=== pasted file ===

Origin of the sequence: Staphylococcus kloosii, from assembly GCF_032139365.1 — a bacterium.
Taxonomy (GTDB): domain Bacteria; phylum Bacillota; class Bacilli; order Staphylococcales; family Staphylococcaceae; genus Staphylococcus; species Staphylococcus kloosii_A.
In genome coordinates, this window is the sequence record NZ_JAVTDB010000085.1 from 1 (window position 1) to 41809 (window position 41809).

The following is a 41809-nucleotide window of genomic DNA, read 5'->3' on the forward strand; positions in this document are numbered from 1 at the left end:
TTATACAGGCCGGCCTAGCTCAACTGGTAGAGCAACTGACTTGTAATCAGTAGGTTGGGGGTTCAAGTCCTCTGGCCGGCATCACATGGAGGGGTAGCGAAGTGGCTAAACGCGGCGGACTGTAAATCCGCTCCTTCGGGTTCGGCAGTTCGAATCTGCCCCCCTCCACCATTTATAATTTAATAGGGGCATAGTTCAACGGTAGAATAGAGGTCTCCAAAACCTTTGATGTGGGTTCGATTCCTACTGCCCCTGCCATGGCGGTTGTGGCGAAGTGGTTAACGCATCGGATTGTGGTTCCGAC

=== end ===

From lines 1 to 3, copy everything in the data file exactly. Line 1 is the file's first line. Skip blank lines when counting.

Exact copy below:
Origin of the sequence: Staphylococcus kloosii, from assembly GCF_032139365.1 — a bacterium.
Taxonomy (GTDB): domain Bacteria; phylum Bacillota; class Bacilli; order Staphylococcales; family Staphylococcaceae; genus Staphylococcus; species Staphylococcus kloosii_A.
In genome coordinates, this window is the sequence record NZ_JAVTDB010000085.1 from 1 (window position 1) to 41809 (window position 41809).